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Younger Hunters Prey to Treestand Injuries
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SATURDAY, Jan. 9 (HealthDay News) -- Younger hunters, those 15 to 34 years old, are most likely to suffer serious injuries while using treestands, U.S. researchers have found.
The analysis of national data showed that about 46,860 treestand-related injuries occurred between 2000 and 2007. Injury rates were 55.7 per 100,000 for hunters aged 15 to 24 years, 61 per 100,000 for those aged 25 to 34 years, and 22.4 per 100,000 for those older than 65. Male hunters were twice as likely as females to be injured.
The most common types of treestand-related injuries were fractures, most likely in the hip or lower extremities, followed by injuries to the trunk, shoulder and upper extremities. While head and spinal injuries were less common, they were still significant, said the researchers at the University of Alabama at Birmingham Center for Injury Sciences.
"The elevated injury rate among younger hunters is significant, because debilitating injuries in younger people are far more devastating than for older individuals because of the potential long-term effects that create both physical and financial hardships for patients and their families," study senior investigator Gerald McGwin Jr., associate director for research at the Center for Injury Sciences, said in a university news release.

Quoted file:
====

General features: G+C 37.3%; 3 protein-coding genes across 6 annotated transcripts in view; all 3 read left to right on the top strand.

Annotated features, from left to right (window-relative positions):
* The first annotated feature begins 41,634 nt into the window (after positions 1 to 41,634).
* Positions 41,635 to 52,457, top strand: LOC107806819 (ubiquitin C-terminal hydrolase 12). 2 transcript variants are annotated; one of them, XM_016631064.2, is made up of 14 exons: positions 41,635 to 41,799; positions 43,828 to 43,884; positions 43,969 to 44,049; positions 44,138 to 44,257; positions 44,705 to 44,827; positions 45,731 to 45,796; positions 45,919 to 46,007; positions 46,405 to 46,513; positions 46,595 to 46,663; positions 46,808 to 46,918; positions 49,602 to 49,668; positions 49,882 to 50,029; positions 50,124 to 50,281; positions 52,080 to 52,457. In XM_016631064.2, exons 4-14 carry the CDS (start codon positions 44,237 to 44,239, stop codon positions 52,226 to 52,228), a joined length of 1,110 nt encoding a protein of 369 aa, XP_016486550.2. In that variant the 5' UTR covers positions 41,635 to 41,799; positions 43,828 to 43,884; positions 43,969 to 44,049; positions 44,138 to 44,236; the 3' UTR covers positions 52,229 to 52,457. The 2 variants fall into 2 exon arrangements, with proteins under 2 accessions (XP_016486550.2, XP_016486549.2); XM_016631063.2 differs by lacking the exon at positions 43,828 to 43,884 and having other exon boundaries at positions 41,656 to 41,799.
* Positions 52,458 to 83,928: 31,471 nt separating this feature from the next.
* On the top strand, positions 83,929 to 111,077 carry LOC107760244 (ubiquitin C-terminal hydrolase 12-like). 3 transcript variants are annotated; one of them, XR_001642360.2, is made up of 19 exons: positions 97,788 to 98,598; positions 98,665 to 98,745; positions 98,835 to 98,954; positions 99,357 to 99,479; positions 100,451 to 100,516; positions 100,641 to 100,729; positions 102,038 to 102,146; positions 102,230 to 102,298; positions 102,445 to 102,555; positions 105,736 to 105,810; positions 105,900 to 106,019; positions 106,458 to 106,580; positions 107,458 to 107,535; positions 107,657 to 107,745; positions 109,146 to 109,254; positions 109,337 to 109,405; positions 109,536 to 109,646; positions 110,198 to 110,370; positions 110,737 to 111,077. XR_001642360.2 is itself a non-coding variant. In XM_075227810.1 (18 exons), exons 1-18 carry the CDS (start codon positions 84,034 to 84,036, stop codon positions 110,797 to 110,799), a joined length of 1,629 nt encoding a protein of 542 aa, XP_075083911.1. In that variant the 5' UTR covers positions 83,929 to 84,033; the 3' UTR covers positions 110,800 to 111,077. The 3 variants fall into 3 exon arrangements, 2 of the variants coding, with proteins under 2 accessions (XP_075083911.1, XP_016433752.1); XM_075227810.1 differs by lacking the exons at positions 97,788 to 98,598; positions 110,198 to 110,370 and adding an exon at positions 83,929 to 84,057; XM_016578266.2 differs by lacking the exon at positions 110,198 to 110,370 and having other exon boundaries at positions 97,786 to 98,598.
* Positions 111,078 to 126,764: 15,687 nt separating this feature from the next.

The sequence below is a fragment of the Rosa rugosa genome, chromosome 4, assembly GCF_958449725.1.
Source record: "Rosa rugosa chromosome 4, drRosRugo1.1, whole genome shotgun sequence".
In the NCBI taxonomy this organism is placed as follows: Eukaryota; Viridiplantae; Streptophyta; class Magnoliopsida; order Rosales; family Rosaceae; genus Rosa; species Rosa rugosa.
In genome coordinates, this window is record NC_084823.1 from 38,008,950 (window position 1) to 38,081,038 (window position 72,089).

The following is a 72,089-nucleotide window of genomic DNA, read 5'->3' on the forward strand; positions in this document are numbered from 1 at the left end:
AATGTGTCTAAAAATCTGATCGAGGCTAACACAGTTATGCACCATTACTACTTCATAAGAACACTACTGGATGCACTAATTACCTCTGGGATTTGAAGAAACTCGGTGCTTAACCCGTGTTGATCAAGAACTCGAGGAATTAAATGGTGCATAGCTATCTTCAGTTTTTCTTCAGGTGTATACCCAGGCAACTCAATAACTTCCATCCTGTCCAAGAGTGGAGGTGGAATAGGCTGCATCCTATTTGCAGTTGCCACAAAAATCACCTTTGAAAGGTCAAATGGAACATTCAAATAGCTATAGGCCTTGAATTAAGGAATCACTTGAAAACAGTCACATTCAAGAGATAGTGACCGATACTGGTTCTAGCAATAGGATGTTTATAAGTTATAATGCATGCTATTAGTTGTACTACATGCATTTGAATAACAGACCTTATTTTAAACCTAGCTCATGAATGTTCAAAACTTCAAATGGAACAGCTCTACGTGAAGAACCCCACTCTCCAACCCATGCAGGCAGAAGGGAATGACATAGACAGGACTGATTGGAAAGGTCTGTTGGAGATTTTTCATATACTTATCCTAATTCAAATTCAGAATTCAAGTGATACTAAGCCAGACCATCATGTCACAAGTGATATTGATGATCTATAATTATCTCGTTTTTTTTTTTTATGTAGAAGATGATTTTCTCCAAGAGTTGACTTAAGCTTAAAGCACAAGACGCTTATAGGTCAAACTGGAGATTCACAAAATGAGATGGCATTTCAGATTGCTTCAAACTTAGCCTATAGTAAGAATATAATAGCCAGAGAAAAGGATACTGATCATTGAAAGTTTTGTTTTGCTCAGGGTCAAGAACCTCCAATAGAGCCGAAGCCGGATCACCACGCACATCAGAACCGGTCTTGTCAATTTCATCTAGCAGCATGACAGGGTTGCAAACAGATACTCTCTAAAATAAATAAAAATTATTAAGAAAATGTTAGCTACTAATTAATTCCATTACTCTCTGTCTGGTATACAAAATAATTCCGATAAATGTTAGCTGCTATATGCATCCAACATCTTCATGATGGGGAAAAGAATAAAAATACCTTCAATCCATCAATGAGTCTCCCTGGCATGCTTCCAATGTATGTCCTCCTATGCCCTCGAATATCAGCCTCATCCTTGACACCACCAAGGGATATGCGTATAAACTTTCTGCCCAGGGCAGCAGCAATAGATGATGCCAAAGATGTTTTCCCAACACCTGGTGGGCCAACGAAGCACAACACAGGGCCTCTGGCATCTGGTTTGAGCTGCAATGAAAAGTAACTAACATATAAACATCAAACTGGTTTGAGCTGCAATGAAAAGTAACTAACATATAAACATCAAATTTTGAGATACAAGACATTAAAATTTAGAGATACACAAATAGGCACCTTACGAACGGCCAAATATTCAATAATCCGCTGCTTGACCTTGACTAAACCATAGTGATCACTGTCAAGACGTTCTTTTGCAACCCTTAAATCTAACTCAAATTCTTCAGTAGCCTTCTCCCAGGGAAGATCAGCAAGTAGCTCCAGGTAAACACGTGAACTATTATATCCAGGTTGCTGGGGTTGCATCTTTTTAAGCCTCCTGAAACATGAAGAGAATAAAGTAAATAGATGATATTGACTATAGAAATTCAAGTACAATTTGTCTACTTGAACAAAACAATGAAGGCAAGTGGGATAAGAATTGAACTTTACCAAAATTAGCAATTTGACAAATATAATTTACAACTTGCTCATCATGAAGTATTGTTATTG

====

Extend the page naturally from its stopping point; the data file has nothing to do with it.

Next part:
Younger hunters may be more prone to injury because they're more likely to take risks, have less exposure to safety information, and spend more time hunting than older hunters, McGwin said.
Safety education campaigns that recommend the use of safety harnesses and regular maintenance of treestands are among the ways of preventing injuries, the study authors noted.
"In addition to a broad safety education campaign regarding the use of treestands, the vulnerable young hunter population should be specifically targeted to decrease the number of preventable injuries," McGwin said.
"Manufacturers of treestands can aid in prevention by providing more support for the hunters, particularly for the minimalistic stands such as climbing or ladder stands," he added. "Although treestand-related injuries are a major cause of injury among the hunting population, they are preventable."
The study was published online recently in the Journal of Trauma Injury, Infection and Critical Care.
-- Robert Preidt
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SOURCE: University of Alabama at Birmingham, news release, Dec. 30, 2009